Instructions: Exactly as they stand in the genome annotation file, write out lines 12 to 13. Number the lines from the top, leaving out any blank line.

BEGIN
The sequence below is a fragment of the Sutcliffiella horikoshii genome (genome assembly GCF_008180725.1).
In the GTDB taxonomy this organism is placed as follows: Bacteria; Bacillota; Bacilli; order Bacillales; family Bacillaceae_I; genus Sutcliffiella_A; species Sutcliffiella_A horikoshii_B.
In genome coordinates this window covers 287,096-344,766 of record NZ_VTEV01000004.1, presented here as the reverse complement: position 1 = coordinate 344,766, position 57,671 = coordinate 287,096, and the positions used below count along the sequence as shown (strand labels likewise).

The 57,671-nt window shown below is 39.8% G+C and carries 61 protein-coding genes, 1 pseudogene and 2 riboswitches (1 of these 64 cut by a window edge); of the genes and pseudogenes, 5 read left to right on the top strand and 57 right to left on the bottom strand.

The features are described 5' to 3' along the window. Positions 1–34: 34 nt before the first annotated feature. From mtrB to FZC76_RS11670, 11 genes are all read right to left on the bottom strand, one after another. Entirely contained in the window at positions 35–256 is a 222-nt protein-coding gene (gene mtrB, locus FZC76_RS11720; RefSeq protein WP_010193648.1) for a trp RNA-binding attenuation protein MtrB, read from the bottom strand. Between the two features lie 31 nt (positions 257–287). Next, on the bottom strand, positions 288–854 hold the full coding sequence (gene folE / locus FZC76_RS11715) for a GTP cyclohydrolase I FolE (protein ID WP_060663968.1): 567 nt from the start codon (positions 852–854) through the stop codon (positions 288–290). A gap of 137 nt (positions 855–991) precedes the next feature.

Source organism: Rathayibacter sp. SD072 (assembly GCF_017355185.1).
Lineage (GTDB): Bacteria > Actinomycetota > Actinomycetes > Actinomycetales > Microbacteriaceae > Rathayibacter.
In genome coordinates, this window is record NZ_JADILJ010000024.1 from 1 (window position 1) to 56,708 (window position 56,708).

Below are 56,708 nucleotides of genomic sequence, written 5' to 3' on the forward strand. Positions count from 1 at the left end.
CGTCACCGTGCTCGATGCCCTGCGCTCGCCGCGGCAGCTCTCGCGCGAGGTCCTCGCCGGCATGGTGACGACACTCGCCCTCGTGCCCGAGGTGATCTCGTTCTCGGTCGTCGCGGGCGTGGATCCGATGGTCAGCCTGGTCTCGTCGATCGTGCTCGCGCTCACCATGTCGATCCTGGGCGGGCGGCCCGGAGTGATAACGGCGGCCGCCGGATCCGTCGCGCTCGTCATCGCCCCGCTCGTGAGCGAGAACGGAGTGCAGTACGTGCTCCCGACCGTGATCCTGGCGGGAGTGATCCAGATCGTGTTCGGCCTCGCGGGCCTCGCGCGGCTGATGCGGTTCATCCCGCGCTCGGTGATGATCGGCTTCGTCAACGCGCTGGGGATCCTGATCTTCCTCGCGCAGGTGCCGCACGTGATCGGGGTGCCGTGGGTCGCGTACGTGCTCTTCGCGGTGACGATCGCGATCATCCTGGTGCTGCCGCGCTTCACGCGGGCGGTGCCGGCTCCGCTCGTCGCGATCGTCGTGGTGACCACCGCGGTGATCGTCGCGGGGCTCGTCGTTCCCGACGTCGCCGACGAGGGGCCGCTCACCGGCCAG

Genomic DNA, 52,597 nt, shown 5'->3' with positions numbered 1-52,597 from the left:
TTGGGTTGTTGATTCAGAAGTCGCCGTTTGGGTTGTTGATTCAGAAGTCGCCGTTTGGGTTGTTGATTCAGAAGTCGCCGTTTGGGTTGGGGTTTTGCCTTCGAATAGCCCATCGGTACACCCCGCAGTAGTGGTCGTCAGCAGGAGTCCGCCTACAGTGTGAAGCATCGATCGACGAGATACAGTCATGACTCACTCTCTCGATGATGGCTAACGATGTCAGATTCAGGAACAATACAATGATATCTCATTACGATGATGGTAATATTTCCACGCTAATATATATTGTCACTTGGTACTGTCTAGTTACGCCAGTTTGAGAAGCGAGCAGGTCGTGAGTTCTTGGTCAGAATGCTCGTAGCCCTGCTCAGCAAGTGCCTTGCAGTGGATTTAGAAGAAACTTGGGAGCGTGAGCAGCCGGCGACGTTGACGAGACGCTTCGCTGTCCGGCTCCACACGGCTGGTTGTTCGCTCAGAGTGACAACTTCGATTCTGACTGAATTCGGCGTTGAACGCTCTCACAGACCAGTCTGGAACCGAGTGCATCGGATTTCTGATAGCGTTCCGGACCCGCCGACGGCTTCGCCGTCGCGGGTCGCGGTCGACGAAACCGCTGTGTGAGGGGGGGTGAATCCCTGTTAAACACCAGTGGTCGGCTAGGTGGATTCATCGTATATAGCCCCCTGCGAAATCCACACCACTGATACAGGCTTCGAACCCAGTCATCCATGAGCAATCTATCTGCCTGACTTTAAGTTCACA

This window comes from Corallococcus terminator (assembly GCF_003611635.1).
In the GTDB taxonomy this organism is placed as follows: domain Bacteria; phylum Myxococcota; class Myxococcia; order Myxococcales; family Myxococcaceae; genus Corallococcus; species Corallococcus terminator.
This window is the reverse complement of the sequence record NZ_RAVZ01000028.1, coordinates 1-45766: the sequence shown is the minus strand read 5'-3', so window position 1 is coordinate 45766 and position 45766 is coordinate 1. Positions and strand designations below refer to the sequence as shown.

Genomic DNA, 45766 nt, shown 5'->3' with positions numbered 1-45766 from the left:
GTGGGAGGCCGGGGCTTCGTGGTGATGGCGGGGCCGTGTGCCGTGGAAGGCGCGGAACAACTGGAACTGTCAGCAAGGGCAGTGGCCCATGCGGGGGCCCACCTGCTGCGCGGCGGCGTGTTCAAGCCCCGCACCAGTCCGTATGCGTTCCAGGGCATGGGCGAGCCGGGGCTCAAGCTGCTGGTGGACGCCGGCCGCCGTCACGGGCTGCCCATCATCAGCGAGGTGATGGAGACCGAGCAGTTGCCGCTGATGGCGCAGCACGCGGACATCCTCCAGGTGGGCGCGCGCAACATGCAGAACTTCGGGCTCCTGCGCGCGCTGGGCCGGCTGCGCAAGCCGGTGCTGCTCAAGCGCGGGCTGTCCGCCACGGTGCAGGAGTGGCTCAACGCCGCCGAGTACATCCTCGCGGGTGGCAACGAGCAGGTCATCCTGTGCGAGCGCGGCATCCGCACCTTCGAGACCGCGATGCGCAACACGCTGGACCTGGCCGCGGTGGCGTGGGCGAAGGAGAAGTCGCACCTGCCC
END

TTGGGTTGTTGATTCAGAAGTCGCCGTTTGGGTTGTTGATTCAGAAGTCGCCGTTTGGGTTGTTGATTCAGAAGTCGCCGTTTGGGTTGGGGTTTTGCCTTCGAATAGCCCATCGGTACACCCCGCAGTAGTGGTCGTCAGCAGGAGTCCGCCTACAGTGTGAAGCATCGATCGACGAGATACAGTCATGACTCACTCTCTCGATGATGGCTAACGATGTCAGATTCAGGAACAATACAATGATATCTCATTACGATGATGGTAATATTTCCACGCTAATATATATTGTCACTTGGTACTGTCTAGTTACGCCAGTTTGAGAAGCGAGCAGGTCGTGAGTTCTTGGTCAGAATGCTCGTAGCCCTGCTCAGCAAGTGCCTTGCAGTGGATTTAGAAGAAACTTGGGAGCGTGAGCAGCCGGCGACGTTGACGAGACGCTTCGCTGTCCGGCTCCACACGGCTGGTTGTTCGCTCAGAGTGACAACTTCGATTCTGACTGAATTCGGCGTTGAACGCTCTCACAGACCAGTCTGGAACCGAGTGCATCGGATTTCTGATAGCGTTCCGGACCCGCCGACGGCTTCGCCGTCGCGGGTCGCGGTCGACGAAACCGCTGTGTGAGGGGGGGTGAATCCCTGTTAAACACCAGTGGTCGGCTAGGTGGATTCATCGTATATAGCCCCCTGCGAAATCCACACCACTGATACAGGCTTCGAACCCAGTCATCCATGAGCAATCTATCTGCCTGACTTTAAGTTCACA

This window comes from Corallococcus terminator (assembly GCF_003611635.1).